If you are new to meditation, you might be finding that it’s not as easy as it looks. It seems great on the outside, sitting in lotus with your eyes closed, but on the inside there’s a wild monkey rattling the cages of your brain, wanting your attention. For some reason, the quieter you get, the louder he gets, until you give up in frustration.
Or, you might find that meditation is an excellent practice….for falling asleep. The minute your body relaxes, you zonk out, snoring and/or drooling slightly until you fall over and the floor wakes you up.
These experiences are normal, and part of the process for many meditators. There is no goal in meditation. You aren’t any more successful on a day when you find perfect stillness compared to a day when your whole practice has been spent worrying. With that said, I do understand the feelings of disappointment and struggle that arise, because I have often felt them myself. I encourage you to keep up your practice, but I also want to share with you a tool I have used to supplement my meditation practice, developed by the Institute of HeartMath.
The Institute of HeartMath (IHM) is an internationally recognized research and education organization focused on understanding the role of the heart’s electrical activity in our overall emotional and physical health. The heart generates its own spontaneous, measurable, electrical field that has been shown to be affected by our internal emotional states. The term “coherence” describes the state in which our positive emotions affect this electrical activity, which in turn is associated with a beneficial physiologic state in the body. This is a relaxation state, associated with stress resilience, improved hormonal balance, and a variety of other health benefits. You can learn the quick coherence technique here, which I highly recommend for everyone, whether you meditate or not. You can use the technique to develop stress resilience, as preparation for meditation, or as a meditation itself.
If you want to go a step further, you might be interested in the devices IHM makes that provide biofeedback information about your level of coherence. (The sign of a true nerd is if the word “biofeedback” gets your heart racing with excitement, like mine does). Inner Balance is my favorite tool to use to practice coherence. I find the visual display to be stunning. It’s about $100, which is pricey but not as expensive as the other devices IHM makes. Right now it is only compatible with Apple products like the iPhone, iPod and iPad, but when I talked to IHM’s founder, Doc Childre, last year, he said the eventual plan would be to adapt it for Android products. The device itself is a heart rate sensor that plugs into your Apple device, with an app that you can download from iTunes. It’s extremely simple to use, and portable (which for me is a huge plus.)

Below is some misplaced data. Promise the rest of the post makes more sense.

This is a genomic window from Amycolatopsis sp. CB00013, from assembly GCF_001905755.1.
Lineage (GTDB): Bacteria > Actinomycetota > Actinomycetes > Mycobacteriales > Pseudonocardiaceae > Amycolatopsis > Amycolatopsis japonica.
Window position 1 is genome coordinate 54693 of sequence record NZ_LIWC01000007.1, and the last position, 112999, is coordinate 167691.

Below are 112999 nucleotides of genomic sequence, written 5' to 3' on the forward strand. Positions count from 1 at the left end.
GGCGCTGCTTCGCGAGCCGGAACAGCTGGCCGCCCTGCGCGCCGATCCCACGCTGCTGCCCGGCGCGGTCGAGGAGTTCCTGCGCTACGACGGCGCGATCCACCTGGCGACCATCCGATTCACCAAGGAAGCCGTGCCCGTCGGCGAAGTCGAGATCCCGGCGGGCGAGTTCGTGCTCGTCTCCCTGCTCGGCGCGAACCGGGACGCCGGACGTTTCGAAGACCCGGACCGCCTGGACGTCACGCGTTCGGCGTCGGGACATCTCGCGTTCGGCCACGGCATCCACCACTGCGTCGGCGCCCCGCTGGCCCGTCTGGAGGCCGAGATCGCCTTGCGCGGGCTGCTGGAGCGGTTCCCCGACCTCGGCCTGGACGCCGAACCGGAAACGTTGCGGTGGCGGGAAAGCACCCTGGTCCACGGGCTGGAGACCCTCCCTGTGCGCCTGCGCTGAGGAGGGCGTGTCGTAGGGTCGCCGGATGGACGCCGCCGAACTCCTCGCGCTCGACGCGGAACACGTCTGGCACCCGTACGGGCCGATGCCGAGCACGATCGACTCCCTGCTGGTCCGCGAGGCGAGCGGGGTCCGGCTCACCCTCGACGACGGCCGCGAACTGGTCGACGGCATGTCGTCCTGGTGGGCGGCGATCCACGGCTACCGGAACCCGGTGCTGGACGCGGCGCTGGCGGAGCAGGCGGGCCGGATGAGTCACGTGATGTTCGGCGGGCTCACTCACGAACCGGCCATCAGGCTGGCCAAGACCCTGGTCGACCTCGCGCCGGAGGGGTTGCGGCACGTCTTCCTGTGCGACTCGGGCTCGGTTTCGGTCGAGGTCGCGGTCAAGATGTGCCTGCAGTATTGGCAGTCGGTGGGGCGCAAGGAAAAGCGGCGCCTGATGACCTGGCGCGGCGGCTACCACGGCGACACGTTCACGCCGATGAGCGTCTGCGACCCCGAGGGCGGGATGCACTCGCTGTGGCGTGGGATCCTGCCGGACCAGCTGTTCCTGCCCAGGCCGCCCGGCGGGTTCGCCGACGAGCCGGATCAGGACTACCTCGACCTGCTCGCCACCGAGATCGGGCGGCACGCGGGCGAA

You begin each session by calling to mind a positive thought, feeling the accompanying emotions, and then focusing on this state for as long as you can. As you can see below, the colors are vivid and the graphics are very pleasing to the eye, which definitely helps when trying to stay in a positive state. You can see your real time heart rate variability, and each session’s data is recorded so you can measure progress over time. As you focus on the positive thought, the device monitors your level of coherence with the colors red (low), blue (medium) and green (high).
There are additional views of the same information, if you prefer a different look:
Your heart rate variability is recorded, along with your pulse and your level of coherence, which is translated into a numeric score and charted on a graph. Throughout the session, you receive this biofeedback information so that you can learn how to subtly shift yourself from low to high coherence. The visual display you choose to look at is up to you; I tend to prefer the very first image. While I love the graphs, I find that when I switch to the data view, my coherence drops a level. The waterfall provides a soothing image for those who would rather not see the shifting graphs and colors of the other views.
I will say that while the biofeedback is great, any tendency to criticize your “performance” is not. The biofeedback is merely to provide you with information; the information itself is neutral. If you find yourself feeling competitive or disappointed if you don’t reach the coherence scores you want to, then using this as meditation would be counter productive. But if you can remain detached from the outcome, and remain focused on a state of positive coherence, then this can be a very effective (and fun!) way to practice meditation. Five to ten minutes daily can be enough practice to help you reach a state of inner balance. Used as meditation or not, the device trains you to tune into your inner emotional states so that you can shift yourself into a positive, relaxed state more easily.
So if you are struggling to meditate, check out this device and see if it might work for you. It can help you improve your stillness and focus, which will aid in any formal meditation practice you commit to later.
(Disclaimer: I do not receive any monetary compensation from Institute of HeartMath for recommending their products.)